A number of years ago, The Economics Press cited the following story. A John Hopkins Economics researcher gave a group of graduate students an assignment. The assignment was to analyze the background and environment of 200 boys in an impoverished area, then predict their future.
The graduate students conducted their surveys. They selected and interviewed the boys. They consulted the most sophisticated social statistics. After much fanfare they wrote up their findings. They predicted that ninety percent of the boys were bound for prison.
Twenty-five years later, a follow up study was done. Another John Hopkins researcher gave another group of graduate students the task to contact the participants in the original study. The graduate students managed to track down 180 of the original 200. The rest had either died or moved away. To their surprise, they found only four out of 180 had spent any time in prison. The researchers were astonished. How, in an environment that was a breeding ground for crime, did these men come away unscathed? Over and over again, the men told the researchers, “well, there was this teacher….”
The researchers found that in 75 percent of the cases, it was the same woman. They grew more curious. The researchers decided to track this teacher down. By this time, she old and living in a retirement facility. What was her secret? They wanted to know. Why had these boys remembered her so? What did she do that made the difference? The old teacher just shrugged off all the questions. “I didn’t do anything special. She responded. I just loved those boys.” I just loved them.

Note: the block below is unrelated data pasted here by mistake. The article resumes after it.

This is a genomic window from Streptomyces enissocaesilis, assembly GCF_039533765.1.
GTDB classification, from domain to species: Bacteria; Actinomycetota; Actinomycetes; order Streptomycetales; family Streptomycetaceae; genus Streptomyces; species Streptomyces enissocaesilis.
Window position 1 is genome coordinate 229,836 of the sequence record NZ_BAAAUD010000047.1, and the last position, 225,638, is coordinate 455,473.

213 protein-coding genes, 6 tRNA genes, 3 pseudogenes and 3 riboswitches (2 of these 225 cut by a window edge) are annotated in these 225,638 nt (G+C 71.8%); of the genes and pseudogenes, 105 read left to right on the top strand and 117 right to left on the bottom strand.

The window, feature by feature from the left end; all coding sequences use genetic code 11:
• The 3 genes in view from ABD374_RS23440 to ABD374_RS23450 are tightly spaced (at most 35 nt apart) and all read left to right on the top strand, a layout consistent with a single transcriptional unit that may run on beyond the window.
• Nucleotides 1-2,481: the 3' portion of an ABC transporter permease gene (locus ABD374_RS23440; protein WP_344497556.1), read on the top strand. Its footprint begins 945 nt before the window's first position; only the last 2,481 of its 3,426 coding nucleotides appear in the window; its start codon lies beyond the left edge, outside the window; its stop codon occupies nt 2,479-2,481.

I haven’t been able to track down and read the study itself. But whether or not the facts were embellished, deep down in our hearts, we know that the message is true. Our lives can be radically changed when we experience unconditional love that comes from being true and authentic. There are people, encounters or experiences we never forget. Those encounters have the power to sustain us, even through difficult periods of our life.
Perhaps it is a teacher. A friend. A spouse. Maybe even a stranger. Or a grandmother, or grandfather. Maybe, it was out in nature, during a camping experience. For some, it might be while fishing. For others, a walk on a beach early in the morning. Or it can be something as simple as really noticing a perfectly shaped flower. Or listening to a favorite piece of music. But in that kind of encounter our guard drops, and we come face to face with pure love. We experience the essence of life, the ground of being.
It is amazing what love can do for us. When just one person believes in us and accepts us unconditionally, we are able to not only withstand trials and tribulations, but despite all odds, persevere and flourish.
Deep down, underneath all the reserve, it is the one thing we need the most. To feel thoroughly accepted, loved, and clear, about what we are about.
Our Sunday is today is called Transfiguration Sunday. The story of the transfiguration of Jesus is probably, next to the resurrection, one of the most supernatural experiences witnessed by the gospel writers. The transfiguration and resurrection bookmark the season of Lent, which we begin this Wednesday. The transfiguration occurs at a pivotal point in Jesus’ life. Ministry for him has been hard and frustrating. Throughout all the miracles and healings that the gospels record, Jesus continually confronted in his disciples a lack of faith, a lack of vision and understanding. At the point that they are about to journey to Jerusalem, Jesus began to disclose to them what awaited them in Jerusalem: his suffering and death.